“Does the award of 6 cents about express the feelings of the jury as to the case?” Mr. Hulett [jury foreman] was asked.

“It just about does.”

I guess some things never do change. What do you think about the verdict of six cents plus trial costs?

I Want a Pony, Too!

The Farmer's Wife - September, 1914

Okay, I admit it. I was always jealous of my grandma’s childhood. I grew up entranced with her stories of life on a farm in the early 1900’s. And while I grudgingly acknowledged that it couldn’t have been easy, Grandma never highlighted the hardships of living on a farm with no running water or electricity. Possibly she knew that I didn’t really care about any of that. All I wanted to hear about were her adventures with Babe, the ex-racehorse she rode to school each day.  I’m sure it was when she first told me about Babe that I realized there was no justice in the world. For I would have gladly and instantly traded all the unappreciated conveniences of modern life to have a Babe of my own. When I finally grew up and bought my own “off-the-track thoroughbred,” my grandma was the first person I wanted to tell. Sadly, I don’t even remember her reaction to the news, though I’m sure she was probably cautiously pleased. All I remember is how badly I wanted to share the excitement with her.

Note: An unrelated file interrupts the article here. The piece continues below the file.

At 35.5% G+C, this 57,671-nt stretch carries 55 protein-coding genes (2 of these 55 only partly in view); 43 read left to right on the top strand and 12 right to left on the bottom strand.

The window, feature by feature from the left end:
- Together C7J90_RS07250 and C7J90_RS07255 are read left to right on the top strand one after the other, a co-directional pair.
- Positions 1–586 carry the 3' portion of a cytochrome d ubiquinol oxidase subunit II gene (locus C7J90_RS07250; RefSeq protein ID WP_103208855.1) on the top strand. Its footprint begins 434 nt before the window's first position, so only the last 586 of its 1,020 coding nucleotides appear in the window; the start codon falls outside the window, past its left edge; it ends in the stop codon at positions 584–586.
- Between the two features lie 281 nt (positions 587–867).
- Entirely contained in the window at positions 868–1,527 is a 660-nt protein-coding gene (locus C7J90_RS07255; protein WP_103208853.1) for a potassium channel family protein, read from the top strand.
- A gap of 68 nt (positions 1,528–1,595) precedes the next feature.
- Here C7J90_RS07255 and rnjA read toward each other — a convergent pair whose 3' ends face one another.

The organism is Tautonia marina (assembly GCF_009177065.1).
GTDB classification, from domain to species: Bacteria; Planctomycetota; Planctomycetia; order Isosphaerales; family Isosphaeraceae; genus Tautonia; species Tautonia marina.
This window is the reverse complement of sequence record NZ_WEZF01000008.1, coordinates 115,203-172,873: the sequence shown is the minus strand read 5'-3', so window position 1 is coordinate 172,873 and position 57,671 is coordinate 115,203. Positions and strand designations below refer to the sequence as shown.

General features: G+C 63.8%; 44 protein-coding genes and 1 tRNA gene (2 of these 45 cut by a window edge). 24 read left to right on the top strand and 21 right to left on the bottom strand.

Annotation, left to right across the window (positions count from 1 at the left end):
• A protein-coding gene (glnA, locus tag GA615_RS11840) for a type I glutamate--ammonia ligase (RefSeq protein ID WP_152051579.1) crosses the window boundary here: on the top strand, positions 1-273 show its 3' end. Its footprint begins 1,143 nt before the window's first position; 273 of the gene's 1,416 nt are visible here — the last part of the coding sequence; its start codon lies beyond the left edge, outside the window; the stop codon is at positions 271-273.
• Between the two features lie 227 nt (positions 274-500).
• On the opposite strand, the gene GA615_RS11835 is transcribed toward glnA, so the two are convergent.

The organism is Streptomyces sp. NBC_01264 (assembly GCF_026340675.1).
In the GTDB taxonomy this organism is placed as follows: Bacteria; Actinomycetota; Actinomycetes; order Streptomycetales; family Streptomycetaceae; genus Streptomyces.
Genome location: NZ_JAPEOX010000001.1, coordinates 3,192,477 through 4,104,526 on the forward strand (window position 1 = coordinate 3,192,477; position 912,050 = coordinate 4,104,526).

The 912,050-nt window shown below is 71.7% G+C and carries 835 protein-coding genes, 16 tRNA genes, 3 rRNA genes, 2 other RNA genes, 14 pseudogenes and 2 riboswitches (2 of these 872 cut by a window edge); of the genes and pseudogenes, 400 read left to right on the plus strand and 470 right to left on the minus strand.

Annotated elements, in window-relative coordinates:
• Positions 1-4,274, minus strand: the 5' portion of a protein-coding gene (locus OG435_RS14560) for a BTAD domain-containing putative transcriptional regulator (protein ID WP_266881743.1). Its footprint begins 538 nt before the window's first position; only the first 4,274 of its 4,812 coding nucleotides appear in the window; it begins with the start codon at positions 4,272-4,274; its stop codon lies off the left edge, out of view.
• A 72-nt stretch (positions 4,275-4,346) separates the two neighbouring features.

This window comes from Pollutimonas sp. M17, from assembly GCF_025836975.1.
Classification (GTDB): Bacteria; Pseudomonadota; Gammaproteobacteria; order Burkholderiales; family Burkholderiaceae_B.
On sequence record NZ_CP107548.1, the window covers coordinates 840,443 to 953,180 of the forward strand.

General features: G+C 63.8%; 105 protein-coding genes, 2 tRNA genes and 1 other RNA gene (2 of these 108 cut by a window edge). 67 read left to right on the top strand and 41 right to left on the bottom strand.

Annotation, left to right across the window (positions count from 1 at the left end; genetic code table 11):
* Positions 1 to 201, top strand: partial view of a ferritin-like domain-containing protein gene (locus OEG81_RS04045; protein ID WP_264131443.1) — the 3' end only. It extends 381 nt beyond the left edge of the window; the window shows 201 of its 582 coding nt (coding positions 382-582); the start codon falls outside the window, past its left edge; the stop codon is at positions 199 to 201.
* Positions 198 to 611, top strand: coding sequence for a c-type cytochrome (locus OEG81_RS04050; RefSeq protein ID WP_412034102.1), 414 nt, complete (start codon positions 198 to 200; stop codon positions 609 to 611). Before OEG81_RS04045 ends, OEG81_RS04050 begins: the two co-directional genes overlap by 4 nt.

That was all many years ago, and I thought I was over that childish jealousy. I might not have grown up surrounded by farm animals, but I also grew up without polio or outhouses. It all works out. But a couple of months ago, while doing research for the novel I am writing (which was inspired by my grandma’s stories) I came across an article in The Farmer’s Wife magazine pictured above. It was entitled “Our Pony Club,” and their stated motto said “A Pony for Every Boy and Girl.” Although the details aren’t clearly laid out in the article, it appears that if you sold a certain number of subscriptions to The Farmer’s Wife, they would send you a FREE PONY! Well, here comes the jealousy again. I’m 42 years old, and I can tell you right now that had I been presented with that offer at any moment in my childhood, none of you would have been safe from my solicitations. Girl Scout cookie sellers would have been rubble under my feet in my quest to get my free Shetland pony. Perhaps it was better that I wasn’t around back then.

Dear Pony Club: Bless your dear life for sending me the dear little pony “Winkle.” It is the sweetest, cutest little thing I ever saw and I am so happy. The mail man brought him from the station and arrived Thursday evening. I tell you there was some joy around the post office. Many of my little friends were here to help me greet “Winkle.” Many thanks to the good people that subscribed for your nice paper. I’ll send my picture with “Winkle” soon. With all good wishes to you. I am your little friend, Myrtle Pearl Holbrook, Wilkes Co., N. Car.